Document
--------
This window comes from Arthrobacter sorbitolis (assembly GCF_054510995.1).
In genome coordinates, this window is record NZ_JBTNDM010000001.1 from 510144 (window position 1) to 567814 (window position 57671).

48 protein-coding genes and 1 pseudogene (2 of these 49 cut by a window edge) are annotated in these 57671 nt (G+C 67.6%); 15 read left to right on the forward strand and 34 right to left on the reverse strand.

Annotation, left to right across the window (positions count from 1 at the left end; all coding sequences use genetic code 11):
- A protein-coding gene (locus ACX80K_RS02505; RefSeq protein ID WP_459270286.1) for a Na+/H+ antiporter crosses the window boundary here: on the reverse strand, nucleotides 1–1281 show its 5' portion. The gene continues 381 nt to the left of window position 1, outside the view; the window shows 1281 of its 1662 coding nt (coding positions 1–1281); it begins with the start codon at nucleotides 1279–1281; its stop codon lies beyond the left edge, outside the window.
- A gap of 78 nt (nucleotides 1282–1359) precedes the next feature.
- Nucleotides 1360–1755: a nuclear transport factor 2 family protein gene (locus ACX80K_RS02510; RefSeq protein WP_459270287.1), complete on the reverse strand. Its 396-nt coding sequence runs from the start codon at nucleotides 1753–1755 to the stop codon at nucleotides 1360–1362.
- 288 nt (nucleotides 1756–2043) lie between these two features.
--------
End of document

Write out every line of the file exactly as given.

This window comes from Arthrobacter sorbitolis (assembly GCF_054510995.1).
In genome coordinates, this window is record NZ_JBTNDM010000001.1 from 510144 (window position 1) to 567814 (window position 57671).

48 protein-coding genes and 1 pseudogene (2 of these 49 cut by a window edge) are annotated in these 57671 nt (G+C 67.6%); 15 read left to right on the forward strand and 34 right to left on the reverse strand.

Annotation, left to right across the window (positions count from 1 at the left end; all coding sequences use genetic code 11):
- A protein-coding gene (locus ACX80K_RS02505; RefSeq protein ID WP_459270286.1) for a Na+/H+ antiporter crosses the window boundary here: on the reverse strand, nucleotides 1–1281 show its 5' portion. The gene continues 381 nt to the left of window position 1, outside the view; the window shows 1281 of its 1662 coding nt (coding positions 1–1281); it begins with the start codon at nucleotides 1279–1281; its stop codon lies beyond the left edge, outside the window.
- A gap of 78 nt (nucleotides 1282–1359) precedes the next feature.
- Nucleotides 1360–1755: a nuclear transport factor 2 family protein gene (locus ACX80K_RS02510; RefSeq protein WP_459270287.1), complete on the reverse strand. Its 396-nt coding sequence runs from the start codon at nucleotides 1753–1755 to the stop codon at nucleotides 1360–1362.
- 288 nt (nucleotides 1756–2043) lie between these two features.